I soon learned about the 3,500 bloggers who had volunteered to write a memorial for one of the 9/11 victims. Unfortunately, some of the links had since expired—and some of the tributes had disappeared. “If you would like to help out, please select a name from the list of those without tributes,” read the instructions.
That’s how I came to learn about Edward (“Eddie”) Calderón.
I chose Eddie in part because he was Hispanic, como es mitad de mi propia familia. And I chose him in part because he was 44 when he died in the World Trade Center terrorist attacks — close to my age.
But tonight, I don’t want to focus on Eddie’s death. Instead, I want to write about how much he loved music and salsa dancing and life.
Eddie lived in Jersey City, New Jersey, and was a security guard for the Port Authority. His office was in Tower 2 of the World Trade Center, in the basement control center, where he’d worked for 22 years.
He was a devoted employee, but his passions were music and dancing, according to a brief article in The New York Times.
“When I think of him I remember that he loved salsa,” said his niece, Desiree Henley. “He was extremely outgoing, loved to dance.” “He was the life of any gathering,” said his sister-in-law, Sandra Calderon. And for years, he organized a regular Wednesday night salsa party in different locations at the World Trade Center for anybody who wanted to come, said his brother, Anthony. “… he was an entertainer,” Anthony said. “That was his calling.”
It was through that “calling” that Eddie met many of his friends. As a promoter and DJ for the Skydive club on the 44th floor of WTC 1, Eddie brought people together—and made them happy.
His friends remember him for his beautiful smile, his contagious laugh and his easy manner. A few remember him from the housing project in the Bronx where he grew up; others spent time with him in the Marines.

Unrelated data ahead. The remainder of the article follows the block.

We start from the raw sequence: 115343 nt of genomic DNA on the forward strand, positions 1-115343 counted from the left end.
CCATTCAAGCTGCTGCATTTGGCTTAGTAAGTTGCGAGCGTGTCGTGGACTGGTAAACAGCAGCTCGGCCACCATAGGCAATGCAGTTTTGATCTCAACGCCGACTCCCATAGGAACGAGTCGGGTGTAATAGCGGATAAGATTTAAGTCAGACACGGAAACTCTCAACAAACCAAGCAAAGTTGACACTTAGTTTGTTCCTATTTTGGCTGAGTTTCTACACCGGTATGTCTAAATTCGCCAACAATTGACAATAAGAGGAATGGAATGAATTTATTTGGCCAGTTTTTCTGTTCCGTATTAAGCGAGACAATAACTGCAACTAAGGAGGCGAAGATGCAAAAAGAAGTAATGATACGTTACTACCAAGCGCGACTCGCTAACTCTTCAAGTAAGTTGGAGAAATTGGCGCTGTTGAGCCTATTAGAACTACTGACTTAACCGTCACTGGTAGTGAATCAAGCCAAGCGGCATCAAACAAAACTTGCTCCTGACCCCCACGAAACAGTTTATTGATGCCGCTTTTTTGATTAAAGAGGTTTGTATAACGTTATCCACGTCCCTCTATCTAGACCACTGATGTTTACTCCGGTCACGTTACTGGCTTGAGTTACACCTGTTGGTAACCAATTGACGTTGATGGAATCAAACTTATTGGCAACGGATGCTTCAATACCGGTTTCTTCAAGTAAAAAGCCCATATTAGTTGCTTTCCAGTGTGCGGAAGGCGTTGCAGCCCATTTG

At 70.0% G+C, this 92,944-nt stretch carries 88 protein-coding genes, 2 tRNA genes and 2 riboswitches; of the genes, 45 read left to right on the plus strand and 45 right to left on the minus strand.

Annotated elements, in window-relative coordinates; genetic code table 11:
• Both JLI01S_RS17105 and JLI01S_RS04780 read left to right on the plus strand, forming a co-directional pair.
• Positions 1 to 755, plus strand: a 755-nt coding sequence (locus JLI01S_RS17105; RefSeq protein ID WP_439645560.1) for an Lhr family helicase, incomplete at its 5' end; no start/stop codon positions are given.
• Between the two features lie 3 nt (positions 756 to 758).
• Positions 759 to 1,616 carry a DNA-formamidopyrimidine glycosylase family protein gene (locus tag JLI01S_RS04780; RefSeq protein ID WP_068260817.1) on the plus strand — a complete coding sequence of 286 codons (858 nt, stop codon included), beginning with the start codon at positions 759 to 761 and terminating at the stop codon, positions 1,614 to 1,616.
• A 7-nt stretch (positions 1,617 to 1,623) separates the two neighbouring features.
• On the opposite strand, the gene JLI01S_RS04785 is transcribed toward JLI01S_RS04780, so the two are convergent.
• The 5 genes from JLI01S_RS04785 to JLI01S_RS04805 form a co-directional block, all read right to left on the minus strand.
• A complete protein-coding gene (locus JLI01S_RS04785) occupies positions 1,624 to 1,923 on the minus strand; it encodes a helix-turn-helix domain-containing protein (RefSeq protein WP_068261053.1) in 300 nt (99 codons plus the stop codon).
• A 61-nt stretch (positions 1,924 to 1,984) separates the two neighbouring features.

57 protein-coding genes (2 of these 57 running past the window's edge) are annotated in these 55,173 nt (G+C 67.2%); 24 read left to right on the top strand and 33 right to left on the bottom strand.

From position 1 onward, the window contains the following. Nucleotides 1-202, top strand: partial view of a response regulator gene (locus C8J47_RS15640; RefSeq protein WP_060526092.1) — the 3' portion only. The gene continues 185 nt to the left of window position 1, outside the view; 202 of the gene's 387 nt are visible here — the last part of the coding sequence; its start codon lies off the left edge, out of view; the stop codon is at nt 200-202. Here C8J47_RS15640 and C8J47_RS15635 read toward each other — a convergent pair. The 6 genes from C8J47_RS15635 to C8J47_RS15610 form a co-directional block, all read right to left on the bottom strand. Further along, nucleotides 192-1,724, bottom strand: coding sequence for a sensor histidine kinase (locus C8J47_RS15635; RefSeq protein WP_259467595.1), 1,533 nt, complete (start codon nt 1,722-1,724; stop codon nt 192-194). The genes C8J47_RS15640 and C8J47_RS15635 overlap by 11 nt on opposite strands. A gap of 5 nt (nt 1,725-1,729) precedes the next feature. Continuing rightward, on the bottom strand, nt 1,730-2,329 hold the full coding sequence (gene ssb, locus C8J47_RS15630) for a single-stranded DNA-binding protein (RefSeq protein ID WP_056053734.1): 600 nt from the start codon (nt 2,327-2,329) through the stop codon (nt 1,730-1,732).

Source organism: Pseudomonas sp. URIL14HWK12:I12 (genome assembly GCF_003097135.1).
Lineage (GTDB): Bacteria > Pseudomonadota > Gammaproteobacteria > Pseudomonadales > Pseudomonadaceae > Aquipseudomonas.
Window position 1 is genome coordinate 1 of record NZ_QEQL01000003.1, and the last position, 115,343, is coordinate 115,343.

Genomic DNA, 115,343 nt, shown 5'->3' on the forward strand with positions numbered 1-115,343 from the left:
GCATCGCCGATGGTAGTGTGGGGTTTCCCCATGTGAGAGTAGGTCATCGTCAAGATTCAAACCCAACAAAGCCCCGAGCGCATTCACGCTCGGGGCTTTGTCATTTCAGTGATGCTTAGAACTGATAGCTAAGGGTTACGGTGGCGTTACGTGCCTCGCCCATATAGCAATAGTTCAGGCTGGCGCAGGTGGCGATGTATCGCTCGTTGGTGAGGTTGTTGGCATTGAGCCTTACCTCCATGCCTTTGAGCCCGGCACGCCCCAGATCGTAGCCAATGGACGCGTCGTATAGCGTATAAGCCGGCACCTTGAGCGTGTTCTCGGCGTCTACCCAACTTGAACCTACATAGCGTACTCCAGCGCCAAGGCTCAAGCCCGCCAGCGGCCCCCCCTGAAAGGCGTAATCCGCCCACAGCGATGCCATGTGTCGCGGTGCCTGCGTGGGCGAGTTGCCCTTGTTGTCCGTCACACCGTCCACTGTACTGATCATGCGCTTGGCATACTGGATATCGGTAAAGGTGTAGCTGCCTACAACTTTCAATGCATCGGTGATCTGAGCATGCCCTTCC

But the common thread that runs through their memories is how much he gave of himself to others. He was a “… gentle, kind, friendly [man who] liked to help people, no matter who they were.”
Eddie taught his niece Jessica how to play the piano. He attended one friend’s community theater production. He helped another friend’s brother find a job. He gave his nephews rides, and he was a source of solace to his mother when she was ill.
Eddie lived his life helping others … and that’s also how he lost his life.
On September 11, 2001, Eddie was last seen running toward the north tower after helping guide dozens of workers to safety. He was hoping to reach a few more just before the building collapsed, according to one witness.
And ten years later, his friends and loved ones are still thanking Eddie for how much he gave of himself.
I sincerely wish I’d known Eddie. But I’m glad his memory lives on … and I’m honored to write this heartfelt tribute to him tonight. Que Dios te bendiga, Eddie, y que nunca nos olvidemos de tu bondad, tu sonrisa, o de tu enorme sacrificio.